This is Part II of a two-part story. Read Part I.
My mother had told me that Dad handled payroll for his ship, the USS Hughes, and its sister ship, the USS Hammann. I imagined that he had somehow sailed through the Battle of Midway performing an administrative role and, therefore, safe from danger; I did not understand that officers had many nonmilitary duties that kept the business of these ships going. But if there was a battle, they were all in “battle stations,” not at a desk and a ledger.
Like many children of World War II veterans, we knew so little.
Years later, the gravitational pull of an airport exhibit finally drew me toward my father’s story. After two decades of dashing down Midway Airport’s Concourse A in Chicago, keeping up with the human tide, I began to slow my pace—a slight pause, a glance to the side, as I noted the museum-quality display of the Battle of Midway that sits in this corridor. It is a multimedia exhibit, including video footage, timelines, and photographs of beautiful, brave young men. One of the dive bombers is suspended overhead. As quickly as I saw it, I would move on, absorbed in the flow of travelers, the images of war or some vague thought fading from consciousness, evanescent.
Then, for another five years, I took to stopping at the exhibit—over and over and over. I wouldn’t have said that I wanted to know more. I just stood there with this compelling feeling that I was looking for my father, as though his face would emerge from the black-and-white photos of Navy men aboard ships and planes, or I might locate his obscure ship in one of the vast scenes of the naval flotilla steaming west towards the Japanese.
I was like those characters in a sci-fi movie who turned silently toward some unseen destination, gazing, transfixed, while my husband or kids disappeared around the corner toward our gate.
Huh, I’d think, and walk on. A longing was wrapping its tendrils around me.
I started reading books and watching war movies about Midway, looking for a destroyer called the Hughes. It was never mentioned. I knew that his ship had some connection to the sinking of the aircraft carrier USS Yorktown, but the movies and the exhibits focused more gloriously on the sinking of Japanese ships and the valor of fighter pilots.
Over these years my mother did tell me what happened. I heard it but I didn’t. And then, last year, I went online and began reading naval records related to the sinking of the Yorktown. And there they were: The Hughes and the Hammann. Only the Hughes would survive.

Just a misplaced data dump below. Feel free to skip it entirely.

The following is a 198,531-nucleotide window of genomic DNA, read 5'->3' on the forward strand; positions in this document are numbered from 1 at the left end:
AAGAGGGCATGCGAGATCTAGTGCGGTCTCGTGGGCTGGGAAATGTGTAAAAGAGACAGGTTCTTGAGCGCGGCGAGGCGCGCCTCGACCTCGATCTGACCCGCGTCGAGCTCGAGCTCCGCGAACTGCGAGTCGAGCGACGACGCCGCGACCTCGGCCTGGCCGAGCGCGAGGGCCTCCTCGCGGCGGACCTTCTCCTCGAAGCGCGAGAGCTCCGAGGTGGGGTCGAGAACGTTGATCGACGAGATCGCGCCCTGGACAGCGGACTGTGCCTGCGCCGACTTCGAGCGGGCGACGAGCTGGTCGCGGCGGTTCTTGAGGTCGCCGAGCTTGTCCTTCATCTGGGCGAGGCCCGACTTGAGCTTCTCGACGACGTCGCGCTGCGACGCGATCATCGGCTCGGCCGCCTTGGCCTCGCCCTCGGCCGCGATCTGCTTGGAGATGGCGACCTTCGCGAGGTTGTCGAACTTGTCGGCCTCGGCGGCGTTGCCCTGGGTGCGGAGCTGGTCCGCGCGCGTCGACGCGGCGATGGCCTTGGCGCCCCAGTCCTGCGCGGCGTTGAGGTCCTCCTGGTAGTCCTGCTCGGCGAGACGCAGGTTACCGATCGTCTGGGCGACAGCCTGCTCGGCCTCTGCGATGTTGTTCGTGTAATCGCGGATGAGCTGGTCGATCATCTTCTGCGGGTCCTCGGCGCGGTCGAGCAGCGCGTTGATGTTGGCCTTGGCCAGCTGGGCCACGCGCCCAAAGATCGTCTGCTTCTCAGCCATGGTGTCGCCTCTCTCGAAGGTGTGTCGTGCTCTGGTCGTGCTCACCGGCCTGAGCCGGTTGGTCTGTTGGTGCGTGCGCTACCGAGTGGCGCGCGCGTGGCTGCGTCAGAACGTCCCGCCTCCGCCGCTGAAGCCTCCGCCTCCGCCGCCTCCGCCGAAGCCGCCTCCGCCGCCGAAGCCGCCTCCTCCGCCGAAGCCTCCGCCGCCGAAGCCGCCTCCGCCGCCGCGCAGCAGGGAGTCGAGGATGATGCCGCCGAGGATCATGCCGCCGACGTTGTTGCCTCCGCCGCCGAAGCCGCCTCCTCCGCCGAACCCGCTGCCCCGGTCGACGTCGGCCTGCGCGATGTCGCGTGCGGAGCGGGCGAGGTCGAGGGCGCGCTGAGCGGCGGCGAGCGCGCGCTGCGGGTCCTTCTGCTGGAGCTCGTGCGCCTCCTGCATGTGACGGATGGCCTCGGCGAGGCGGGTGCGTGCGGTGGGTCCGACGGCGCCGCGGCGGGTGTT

On June 4, 1942, after a series of direct torpedo hits, the massive Yorktown was on fire, without power and listing to one side. Her fleet of ships encircled her to screen her from the enemy while the Hughes and the Hammann were charged with salvage and rescue efforts. Nothing went as planned.
After hours of rescuing sailors from the water and fighting the on-board fires, the Hammann tied up alongside the disabled Yorktown. Men boarded the ship and began to jettison the heavy guns and equipment to lighten her load and prevent her from tipping further. My father’s ship, the Hughes, patrolled nearby. No one detected the Japanese submarine trailing the fleet, its sights on the damaged aircraft carrier. Four torpedoes were fired, and two hit the Yorktown and the Hammann. The Hammann was split in half and began to sink rapidly. She would be gone in no more than four minutes. The men on board were ordered overboard to save themselves. What ensued was a scene of terrible slaughter.
Like all ships of the time, the Hammann was armed with depth charges, drum-like underwater bombs that would be dropped from the ship’s deck to hit enemy submarines that threatened from below. As a depth charge sank, the increasing water pressure would detonate an underwater blast whose concussive force could bend a submarine. Many believed the depth charges on the Hammann had been taken off safely. As the men jumped from the sinking ship, beneath them the metal drums silently dropped to their trigger depth. The ensuing blasts, just minutes after the men jumped overboard, killed everyone in the water—81 souls dead or missing. My father, on the deck of the Hughes, watched helplessly as these men, many of them friends, were annihilated.